| New Delhi |
Published: July 9, 2020 5:58:36 am
Kerala has taken a significant step towards bridging the digital divide in education by ensuring that 2.42 lakh students marked out by the government for lacking access to online classes now have the means, the state’s Sarva Shiksha Abhiyan project director Dr A P Kuttikrishnan told The Indian Express.
Since May 15, the state government has rallied support from politicians and civil society to provide television sets to anganwadis, libraries, schools and study centres where left-out students can watch their lessons, aired on the state educational channel, together. In other words, access was ensured by providing devices at common areas where a group of students can study together.
A total of 20,000 television sets have been provided to date. Of these, about 2,000 were given by the government and its departments. The remaining were either donated by civil society organisations, private individuals and politicians or purchased from money raised by them.
“A majority of the television sets were purchased using the money donated by teachers organisations, CSR initiatives of industries and private individuals. About Rs 1.3 crore was collected like this,” Kuttikrishnan said.
The state was among the first in the country to launch online classes for the 45 lakh students enrolled in Classes 10 to 12 across all government schools. The classes are being telecast since June 1 on the educational channel IT@School Victers channel.
While students in primary classes watch online lessons for an hour every day, middle school students spend one-and-a-half hours and senior students about two hours. The lessons are also available on Youtube so that students who missed out can watch them later. “After the online lessons are over, our teachers then reach out to students to take their questions and clear their doubts,” Kuttikrishnan said.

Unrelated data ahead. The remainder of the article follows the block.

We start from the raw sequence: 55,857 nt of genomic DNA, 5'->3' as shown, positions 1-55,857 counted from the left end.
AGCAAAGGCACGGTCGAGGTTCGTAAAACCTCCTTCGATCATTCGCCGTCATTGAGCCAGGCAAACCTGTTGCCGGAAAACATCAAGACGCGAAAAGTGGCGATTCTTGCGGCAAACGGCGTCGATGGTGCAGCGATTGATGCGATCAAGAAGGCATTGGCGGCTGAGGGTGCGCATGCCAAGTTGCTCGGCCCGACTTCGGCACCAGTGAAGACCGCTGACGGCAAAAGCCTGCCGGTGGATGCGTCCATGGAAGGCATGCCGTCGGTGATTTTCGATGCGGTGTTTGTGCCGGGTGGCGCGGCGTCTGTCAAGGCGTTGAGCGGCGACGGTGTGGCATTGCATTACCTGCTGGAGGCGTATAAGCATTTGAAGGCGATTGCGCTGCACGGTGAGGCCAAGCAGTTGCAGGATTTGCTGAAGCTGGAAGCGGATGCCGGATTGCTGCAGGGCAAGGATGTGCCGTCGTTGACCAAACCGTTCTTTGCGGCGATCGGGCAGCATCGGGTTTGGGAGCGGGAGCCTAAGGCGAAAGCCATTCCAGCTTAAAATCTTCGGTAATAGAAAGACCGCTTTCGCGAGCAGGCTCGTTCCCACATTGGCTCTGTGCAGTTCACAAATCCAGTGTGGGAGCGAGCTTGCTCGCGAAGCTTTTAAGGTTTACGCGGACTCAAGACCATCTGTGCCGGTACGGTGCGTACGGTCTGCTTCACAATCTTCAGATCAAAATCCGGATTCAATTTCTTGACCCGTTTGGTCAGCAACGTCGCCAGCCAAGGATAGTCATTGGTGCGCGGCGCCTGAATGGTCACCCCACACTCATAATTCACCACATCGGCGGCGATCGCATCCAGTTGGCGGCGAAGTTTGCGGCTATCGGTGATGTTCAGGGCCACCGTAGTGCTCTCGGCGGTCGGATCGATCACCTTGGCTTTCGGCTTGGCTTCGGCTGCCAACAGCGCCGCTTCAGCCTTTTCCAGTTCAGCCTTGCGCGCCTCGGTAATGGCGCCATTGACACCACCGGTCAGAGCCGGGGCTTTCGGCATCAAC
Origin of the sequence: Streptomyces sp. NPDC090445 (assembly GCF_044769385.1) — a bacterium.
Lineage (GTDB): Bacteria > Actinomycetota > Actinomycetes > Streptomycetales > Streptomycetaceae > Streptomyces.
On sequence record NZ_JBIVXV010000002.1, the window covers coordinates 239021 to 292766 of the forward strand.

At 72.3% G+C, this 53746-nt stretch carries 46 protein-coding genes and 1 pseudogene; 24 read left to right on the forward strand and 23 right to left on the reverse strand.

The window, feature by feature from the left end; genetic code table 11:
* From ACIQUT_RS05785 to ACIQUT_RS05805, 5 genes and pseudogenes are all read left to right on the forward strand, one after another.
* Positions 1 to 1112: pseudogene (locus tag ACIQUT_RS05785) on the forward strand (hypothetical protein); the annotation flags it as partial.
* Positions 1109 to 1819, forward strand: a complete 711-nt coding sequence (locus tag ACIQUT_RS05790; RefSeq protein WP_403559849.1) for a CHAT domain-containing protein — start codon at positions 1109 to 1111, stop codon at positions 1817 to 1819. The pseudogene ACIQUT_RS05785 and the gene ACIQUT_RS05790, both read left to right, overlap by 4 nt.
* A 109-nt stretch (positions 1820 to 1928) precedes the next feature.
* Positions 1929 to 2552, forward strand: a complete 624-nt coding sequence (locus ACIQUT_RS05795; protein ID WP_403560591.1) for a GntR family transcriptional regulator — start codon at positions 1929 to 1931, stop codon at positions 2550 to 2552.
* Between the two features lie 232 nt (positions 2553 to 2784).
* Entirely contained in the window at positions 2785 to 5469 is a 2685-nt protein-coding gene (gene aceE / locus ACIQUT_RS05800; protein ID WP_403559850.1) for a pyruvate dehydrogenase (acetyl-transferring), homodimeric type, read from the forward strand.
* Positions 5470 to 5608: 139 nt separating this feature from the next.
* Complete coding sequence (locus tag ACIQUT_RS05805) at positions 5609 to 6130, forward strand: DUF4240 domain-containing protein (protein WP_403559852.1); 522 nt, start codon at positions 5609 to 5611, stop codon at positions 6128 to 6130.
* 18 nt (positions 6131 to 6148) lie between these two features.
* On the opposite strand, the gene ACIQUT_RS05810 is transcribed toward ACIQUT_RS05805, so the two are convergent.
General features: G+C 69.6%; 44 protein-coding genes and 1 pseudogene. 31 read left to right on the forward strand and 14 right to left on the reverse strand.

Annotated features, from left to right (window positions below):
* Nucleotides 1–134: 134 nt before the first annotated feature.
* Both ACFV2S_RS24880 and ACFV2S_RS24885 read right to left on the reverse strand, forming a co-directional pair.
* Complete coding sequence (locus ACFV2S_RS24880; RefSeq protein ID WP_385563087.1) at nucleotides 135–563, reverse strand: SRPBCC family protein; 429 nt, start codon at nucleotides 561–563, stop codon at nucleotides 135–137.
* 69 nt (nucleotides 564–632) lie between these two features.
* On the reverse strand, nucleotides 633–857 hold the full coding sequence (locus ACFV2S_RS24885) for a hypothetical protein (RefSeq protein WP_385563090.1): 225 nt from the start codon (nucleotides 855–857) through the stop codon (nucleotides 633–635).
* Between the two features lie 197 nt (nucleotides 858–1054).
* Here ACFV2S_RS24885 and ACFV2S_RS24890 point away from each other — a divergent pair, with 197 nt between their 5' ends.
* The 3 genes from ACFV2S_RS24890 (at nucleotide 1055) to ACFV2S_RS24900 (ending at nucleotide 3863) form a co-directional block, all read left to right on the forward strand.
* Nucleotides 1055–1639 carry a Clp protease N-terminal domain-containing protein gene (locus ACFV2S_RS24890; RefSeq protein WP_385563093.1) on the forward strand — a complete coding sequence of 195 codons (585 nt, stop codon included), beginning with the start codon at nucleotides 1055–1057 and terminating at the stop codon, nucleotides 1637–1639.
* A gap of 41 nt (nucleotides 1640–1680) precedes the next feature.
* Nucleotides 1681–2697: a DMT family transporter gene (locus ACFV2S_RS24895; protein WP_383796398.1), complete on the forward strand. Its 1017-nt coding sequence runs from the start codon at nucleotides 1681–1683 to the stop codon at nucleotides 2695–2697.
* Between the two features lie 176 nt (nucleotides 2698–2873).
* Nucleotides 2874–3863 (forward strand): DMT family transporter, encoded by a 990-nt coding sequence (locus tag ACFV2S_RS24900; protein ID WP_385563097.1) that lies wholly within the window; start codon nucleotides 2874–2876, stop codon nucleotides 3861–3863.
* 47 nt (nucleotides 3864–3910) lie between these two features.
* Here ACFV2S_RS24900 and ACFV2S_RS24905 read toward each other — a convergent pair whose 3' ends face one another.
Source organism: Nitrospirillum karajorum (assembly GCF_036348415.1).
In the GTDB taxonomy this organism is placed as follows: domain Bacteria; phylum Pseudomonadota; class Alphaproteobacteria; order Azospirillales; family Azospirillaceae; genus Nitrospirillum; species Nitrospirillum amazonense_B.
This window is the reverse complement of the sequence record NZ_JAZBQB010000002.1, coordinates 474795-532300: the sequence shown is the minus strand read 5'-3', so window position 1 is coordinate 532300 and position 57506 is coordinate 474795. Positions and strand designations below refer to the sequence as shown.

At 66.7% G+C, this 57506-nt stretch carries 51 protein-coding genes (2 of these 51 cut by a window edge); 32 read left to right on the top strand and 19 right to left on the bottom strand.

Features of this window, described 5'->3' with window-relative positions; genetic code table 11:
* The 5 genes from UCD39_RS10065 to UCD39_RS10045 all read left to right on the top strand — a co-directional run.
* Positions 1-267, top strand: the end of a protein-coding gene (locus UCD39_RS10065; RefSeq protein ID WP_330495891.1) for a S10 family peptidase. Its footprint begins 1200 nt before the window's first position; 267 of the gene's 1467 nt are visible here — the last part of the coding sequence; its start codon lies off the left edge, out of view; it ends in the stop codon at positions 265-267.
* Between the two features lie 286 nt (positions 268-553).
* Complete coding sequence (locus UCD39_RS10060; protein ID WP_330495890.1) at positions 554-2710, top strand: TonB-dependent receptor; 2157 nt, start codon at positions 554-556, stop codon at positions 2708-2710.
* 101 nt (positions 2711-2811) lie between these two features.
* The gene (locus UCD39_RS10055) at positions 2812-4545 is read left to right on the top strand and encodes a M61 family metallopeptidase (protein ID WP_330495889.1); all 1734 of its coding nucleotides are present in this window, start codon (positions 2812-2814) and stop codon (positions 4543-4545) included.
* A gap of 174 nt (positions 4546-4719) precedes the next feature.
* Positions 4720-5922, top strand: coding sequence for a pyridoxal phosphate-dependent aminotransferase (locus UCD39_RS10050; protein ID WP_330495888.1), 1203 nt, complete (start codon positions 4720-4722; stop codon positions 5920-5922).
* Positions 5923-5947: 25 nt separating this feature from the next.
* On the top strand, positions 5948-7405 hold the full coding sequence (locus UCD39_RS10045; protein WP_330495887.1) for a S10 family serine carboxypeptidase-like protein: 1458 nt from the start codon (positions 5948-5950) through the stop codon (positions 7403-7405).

For students in tribal and shadow areas, Kuttikrishnan said, teachers have been tasked to reach out to them at least once a week so that they can watch the classes on the teacher’s device and make up for lost instructional time.
The COVID-induced classroom shutdown since March 19 has forced almost all states to move their classes online. With the reopening of educational institutions uncertain, the Union government is now making an effort to assess how many students do not have access to computers or computer-like devices and the Internet to attend online classes.
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